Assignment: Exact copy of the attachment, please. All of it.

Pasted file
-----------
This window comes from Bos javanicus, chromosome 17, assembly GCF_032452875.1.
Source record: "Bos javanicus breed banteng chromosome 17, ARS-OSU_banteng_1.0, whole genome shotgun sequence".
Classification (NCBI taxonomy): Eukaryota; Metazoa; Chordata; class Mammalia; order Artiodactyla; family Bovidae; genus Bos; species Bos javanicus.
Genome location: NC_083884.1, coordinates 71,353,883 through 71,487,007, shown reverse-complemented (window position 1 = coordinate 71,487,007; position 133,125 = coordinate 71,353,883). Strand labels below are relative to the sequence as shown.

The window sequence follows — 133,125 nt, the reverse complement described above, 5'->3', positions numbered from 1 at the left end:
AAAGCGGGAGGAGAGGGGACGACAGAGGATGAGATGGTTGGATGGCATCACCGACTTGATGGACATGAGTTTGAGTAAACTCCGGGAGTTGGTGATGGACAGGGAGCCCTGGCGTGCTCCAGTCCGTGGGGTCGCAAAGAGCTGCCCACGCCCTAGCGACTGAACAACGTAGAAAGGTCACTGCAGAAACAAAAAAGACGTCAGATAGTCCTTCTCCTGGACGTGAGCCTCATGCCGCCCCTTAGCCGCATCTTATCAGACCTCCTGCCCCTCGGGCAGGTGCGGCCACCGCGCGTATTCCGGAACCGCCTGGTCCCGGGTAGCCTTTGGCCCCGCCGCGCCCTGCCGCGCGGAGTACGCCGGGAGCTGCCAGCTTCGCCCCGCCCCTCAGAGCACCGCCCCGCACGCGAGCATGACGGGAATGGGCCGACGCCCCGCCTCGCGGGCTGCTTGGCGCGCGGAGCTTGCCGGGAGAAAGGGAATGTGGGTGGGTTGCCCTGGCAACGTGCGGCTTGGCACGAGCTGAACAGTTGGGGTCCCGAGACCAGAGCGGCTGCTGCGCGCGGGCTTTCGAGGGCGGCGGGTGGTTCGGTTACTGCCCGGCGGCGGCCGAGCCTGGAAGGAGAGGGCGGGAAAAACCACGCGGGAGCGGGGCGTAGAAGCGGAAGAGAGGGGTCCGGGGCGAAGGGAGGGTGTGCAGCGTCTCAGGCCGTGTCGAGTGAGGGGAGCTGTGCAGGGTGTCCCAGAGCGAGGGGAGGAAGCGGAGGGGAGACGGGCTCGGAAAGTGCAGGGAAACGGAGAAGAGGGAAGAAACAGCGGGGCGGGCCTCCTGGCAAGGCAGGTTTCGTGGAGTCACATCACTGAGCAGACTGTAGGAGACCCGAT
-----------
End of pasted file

This window comes from Bos javanicus, chromosome 17, assembly GCF_032452875.1.
Source record: "Bos javanicus breed banteng chromosome 17, ARS-OSU_banteng_1.0, whole genome shotgun sequence".
Classification (NCBI taxonomy): Eukaryota; Metazoa; Chordata; class Mammalia; order Artiodactyla; family Bovidae; genus Bos; species Bos javanicus.
Genome location: NC_083884.1, coordinates 71,353,883 through 71,487,007, shown reverse-complemented (window position 1 = coordinate 71,487,007; position 133,125 = coordinate 71,353,883). Strand labels below are relative to the sequence as shown.

The window sequence follows — 133,125 nt, the reverse complement described above, 5'->3', positions numbered from 1 at the left end:
AAAGCGGGAGGAGAGGGGACGACAGAGGATGAGATGGTTGGATGGCATCACCGACTTGATGGACATGAGTTTGAGTAAACTCCGGGAGTTGGTGATGGACAGGGAGCCCTGGCGTGCTCCAGTCCGTGGGGTCGCAAAGAGCTGCCCACGCCCTAGCGACTGAACAACGTAGAAAGGTCACTGCAGAAACAAAAAAGACGTCAGATAGTCCTTCTCCTGGACGTGAGCCTCATGCCGCCCCTTAGCCGCATCTTATCAGACCTCCTGCCCCTCGGGCAGGTGCGGCCACCGCGCGTATTCCGGAACCGCCTGGTCCCGGGTAGCCTTTGGCCCCGCCGCGCCCTGCCGCGCGGAGTACGCCGGGAGCTGCCAGCTTCGCCCCGCCCCTCAGAGCACCGCCCCGCACGCGAGCATGACGGGAATGGGCCGACGCCCCGCCTCGCGGGCTGCTTGGCGCGCGGAGCTTGCCGGGAGAAAGGGAATGTGGGTGGGTTGCCCTGGCAACGTGCGGCTTGGCACGAGCTGAACAGTTGGGGTCCCGAGACCAGAGCGGCTGCTGCGCGCGGGCTTTCGAGGGCGGCGGGTGGTTCGGTTACTGCCCGGCGGCGGCCGAGCCTGGAAGGAGAGGGCGGGAAAAACCACGCGGGAGCGGGGCGTAGAAGCGGAAGAGAGGGGTCCGGGGCGAAGGGAGGGTGTGCAGCGTCTCAGGCCGTGTCGAGTGAGGGGAGCTGTGCAGGGTGTCCCAGAGCGAGGGGAGGAAGCGGAGGGGAGACGGGCTCGGAAAGTGCAGGGAAACGGAGAAGAGGGAAGAAACAGCGGGGCGGGCCTCCTGGCAAGGCAGGTTTCGTGGAGTCACATCACTGAGCAGACTGTAGGAGACCCGAT